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  • Writer's pictureBruce Smith

Dippers in Love

Yesterday, my wife Diana and I saw something unexpected. Large or small, unexpected observations of nature often prove the most memorable. And what we saw while walking along a tiny local stream fit that bill.

As we crossed a footbridge over the creek, Diana spotted an American dipper, and then a second. This stream remained mostly unfrozen in February, due to our mild winter and because it's partly spring-fed. But these two birds -- that we watched for more than 15 minutes -- weren't bobbing in the stream for invertebrates or small fish. No, they were too smitten with each other, as if they knew Vallentine's Day was around the corner. They enthusiastically wing-fluttered and serenaded each other, oblivious to us.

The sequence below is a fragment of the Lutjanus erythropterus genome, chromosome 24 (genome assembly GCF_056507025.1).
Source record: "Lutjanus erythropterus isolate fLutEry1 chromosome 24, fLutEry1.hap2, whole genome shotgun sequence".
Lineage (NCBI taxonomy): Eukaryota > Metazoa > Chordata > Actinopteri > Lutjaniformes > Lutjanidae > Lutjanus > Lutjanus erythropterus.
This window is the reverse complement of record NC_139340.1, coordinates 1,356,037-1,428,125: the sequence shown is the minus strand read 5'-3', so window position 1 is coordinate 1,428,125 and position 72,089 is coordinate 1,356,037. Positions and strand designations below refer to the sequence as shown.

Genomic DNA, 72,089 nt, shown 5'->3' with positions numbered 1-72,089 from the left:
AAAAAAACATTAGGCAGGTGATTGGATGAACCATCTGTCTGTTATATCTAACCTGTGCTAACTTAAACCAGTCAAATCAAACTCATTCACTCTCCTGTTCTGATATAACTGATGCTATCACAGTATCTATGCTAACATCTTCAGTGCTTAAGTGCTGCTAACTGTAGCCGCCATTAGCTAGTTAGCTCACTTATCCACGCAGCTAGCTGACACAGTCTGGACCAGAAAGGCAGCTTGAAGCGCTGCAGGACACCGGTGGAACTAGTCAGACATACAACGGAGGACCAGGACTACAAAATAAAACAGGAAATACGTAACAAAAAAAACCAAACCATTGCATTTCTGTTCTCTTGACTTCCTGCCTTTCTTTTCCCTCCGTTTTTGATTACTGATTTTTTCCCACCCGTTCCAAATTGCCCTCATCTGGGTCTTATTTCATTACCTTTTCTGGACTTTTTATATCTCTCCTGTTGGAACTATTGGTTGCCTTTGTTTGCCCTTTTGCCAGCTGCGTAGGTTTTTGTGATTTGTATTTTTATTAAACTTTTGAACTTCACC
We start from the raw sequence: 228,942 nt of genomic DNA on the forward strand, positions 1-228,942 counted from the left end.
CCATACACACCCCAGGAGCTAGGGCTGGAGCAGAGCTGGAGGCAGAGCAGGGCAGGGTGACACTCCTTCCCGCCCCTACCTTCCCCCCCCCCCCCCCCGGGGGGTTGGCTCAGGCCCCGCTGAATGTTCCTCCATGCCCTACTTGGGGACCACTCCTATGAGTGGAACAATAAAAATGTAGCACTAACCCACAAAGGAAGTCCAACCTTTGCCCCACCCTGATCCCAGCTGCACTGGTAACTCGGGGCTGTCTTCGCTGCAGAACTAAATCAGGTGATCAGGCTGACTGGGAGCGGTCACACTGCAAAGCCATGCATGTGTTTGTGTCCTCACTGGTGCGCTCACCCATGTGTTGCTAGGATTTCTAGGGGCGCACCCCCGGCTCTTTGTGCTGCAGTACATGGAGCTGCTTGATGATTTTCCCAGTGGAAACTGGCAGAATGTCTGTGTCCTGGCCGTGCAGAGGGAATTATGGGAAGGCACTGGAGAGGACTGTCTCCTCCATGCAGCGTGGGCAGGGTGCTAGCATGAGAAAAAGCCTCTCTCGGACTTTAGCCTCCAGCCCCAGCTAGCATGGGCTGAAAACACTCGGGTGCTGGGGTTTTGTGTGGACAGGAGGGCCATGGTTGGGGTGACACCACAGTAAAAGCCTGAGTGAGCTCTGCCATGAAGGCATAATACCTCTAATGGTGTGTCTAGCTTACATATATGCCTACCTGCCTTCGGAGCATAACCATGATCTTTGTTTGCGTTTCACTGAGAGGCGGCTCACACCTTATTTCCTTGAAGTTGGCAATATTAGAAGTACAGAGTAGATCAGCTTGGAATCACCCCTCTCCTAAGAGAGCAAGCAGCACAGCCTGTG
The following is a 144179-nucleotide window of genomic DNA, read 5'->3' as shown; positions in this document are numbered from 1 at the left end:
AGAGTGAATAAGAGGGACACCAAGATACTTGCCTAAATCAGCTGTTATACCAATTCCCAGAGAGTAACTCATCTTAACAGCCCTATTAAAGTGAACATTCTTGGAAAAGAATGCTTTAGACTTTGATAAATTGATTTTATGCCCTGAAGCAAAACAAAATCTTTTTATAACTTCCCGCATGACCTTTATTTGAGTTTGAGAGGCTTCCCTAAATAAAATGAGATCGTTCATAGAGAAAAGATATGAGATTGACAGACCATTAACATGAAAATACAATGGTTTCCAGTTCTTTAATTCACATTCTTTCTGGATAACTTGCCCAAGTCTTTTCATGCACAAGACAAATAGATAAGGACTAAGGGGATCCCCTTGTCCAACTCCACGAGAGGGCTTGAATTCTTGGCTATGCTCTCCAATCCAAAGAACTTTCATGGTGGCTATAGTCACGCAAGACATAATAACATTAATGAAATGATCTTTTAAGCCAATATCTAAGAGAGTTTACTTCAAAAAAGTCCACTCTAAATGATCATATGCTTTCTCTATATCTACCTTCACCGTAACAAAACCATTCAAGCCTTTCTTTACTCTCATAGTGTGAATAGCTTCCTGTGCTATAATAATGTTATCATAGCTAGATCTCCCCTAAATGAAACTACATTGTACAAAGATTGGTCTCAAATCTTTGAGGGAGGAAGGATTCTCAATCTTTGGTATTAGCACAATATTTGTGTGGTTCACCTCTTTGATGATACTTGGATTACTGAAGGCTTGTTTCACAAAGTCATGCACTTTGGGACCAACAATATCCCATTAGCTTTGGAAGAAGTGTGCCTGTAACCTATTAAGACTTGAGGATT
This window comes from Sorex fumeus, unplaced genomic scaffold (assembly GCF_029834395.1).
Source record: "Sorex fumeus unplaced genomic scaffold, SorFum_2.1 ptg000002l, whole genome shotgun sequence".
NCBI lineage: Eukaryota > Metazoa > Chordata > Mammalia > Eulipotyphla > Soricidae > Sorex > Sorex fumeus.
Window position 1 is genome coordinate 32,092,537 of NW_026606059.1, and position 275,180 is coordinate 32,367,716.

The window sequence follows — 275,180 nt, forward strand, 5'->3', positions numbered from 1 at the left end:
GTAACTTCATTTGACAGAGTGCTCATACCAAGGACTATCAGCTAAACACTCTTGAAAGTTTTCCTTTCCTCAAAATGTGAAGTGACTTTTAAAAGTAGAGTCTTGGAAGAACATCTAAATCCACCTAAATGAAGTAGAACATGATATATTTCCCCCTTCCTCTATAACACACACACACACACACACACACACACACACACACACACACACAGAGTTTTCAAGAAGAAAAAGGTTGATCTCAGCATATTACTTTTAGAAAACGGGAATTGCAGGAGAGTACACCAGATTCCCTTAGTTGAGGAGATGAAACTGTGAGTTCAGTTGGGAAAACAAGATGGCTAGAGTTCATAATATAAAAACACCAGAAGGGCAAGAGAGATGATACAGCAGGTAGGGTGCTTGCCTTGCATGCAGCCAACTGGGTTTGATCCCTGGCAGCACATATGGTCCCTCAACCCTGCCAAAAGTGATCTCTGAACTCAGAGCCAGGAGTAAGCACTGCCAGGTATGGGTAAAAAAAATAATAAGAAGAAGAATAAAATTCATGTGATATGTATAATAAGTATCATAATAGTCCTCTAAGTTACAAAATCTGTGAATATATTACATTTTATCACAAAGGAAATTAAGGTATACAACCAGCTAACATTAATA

Owls begin their hooting courtship this month, but most birds wait for spring's arrival. So, I did some research and found that dipper romance just can't wait for warmer weather. Their courtship begins in February or March, as this video clip I captured demonstrates.

Read about North America's only aquatic songbird in this linked essay from Big Sky Journal magazine and from the Alaskan Yupik Birdbook.


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